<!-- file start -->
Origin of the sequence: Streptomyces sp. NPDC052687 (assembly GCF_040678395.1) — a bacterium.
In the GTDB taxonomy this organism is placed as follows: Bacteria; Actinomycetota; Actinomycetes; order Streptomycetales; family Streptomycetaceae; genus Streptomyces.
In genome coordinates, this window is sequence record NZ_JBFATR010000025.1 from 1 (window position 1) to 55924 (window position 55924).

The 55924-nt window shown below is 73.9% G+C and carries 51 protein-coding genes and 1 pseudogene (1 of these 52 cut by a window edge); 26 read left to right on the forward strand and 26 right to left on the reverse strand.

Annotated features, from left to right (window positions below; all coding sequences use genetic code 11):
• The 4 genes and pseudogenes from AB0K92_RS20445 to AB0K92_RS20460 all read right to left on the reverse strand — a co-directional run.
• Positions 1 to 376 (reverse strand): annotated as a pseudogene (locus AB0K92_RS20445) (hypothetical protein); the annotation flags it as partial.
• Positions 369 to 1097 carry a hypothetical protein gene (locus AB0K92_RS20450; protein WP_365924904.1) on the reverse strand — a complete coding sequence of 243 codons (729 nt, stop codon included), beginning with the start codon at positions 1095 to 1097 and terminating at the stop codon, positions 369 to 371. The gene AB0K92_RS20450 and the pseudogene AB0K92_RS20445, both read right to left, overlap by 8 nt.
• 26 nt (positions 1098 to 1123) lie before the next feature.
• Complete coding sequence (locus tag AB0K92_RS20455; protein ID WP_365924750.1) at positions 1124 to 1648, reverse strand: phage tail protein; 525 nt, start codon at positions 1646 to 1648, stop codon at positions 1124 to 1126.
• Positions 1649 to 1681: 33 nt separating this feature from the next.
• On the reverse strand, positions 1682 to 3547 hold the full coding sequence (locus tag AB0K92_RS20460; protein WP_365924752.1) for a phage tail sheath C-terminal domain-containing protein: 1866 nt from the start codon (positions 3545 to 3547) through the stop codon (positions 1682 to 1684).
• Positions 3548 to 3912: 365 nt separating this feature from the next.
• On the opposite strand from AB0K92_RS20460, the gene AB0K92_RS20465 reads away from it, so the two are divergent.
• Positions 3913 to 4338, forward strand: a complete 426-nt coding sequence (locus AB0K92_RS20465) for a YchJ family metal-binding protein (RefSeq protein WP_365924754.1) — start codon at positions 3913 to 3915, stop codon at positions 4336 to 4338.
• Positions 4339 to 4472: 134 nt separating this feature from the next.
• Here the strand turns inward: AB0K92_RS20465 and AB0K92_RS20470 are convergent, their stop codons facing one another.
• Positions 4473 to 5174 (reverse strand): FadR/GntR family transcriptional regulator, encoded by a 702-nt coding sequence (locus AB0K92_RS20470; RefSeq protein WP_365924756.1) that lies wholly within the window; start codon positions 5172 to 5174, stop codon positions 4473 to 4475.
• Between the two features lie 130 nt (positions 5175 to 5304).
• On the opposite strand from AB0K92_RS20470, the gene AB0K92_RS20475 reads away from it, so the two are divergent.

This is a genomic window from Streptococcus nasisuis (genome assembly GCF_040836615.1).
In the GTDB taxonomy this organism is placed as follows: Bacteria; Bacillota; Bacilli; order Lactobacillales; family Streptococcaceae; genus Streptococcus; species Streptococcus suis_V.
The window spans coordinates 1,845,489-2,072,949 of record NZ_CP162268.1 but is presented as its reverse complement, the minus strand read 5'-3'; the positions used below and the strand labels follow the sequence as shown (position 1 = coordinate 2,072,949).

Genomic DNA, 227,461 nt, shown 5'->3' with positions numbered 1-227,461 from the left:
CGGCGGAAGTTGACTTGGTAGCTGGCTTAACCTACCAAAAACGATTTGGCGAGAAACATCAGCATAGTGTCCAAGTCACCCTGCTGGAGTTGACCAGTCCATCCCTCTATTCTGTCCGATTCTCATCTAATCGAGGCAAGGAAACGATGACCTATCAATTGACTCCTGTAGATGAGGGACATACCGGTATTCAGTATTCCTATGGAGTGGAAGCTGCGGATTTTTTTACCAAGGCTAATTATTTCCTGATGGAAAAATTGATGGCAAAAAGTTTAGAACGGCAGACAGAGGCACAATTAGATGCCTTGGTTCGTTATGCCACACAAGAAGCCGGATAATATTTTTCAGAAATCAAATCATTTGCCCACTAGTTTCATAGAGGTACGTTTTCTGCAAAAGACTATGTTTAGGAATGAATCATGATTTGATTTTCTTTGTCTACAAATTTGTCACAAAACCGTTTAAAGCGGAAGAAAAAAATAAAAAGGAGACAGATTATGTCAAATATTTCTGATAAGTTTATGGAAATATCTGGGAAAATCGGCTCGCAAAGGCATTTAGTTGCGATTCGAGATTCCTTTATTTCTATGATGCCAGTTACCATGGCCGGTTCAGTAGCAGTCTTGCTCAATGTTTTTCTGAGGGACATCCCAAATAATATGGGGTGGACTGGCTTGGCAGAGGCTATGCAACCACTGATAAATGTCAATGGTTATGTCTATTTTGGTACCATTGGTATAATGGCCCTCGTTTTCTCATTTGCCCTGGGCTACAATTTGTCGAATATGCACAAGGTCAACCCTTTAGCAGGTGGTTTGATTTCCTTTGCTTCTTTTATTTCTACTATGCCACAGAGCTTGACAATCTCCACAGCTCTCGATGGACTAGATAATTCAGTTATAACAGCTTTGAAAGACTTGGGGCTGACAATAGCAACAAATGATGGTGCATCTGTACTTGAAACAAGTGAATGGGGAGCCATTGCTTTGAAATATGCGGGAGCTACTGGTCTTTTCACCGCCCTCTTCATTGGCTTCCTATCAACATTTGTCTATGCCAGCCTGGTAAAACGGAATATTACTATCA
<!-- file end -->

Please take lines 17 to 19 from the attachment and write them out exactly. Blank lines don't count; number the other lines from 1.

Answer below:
• Here the strand turns inward: AB0K92_RS20465 and AB0K92_RS20470 are convergent, their stop codons facing one another.
• Positions 4473 to 5174 (reverse strand): FadR/GntR family transcriptional regulator, encoded by a 702-nt coding sequence (locus AB0K92_RS20470; RefSeq protein WP_365924756.1) that lies wholly within the window; start codon positions 5172 to 5174, stop codon positions 4473 to 4475.
• Between the two features lie 130 nt (positions 5175 to 5304).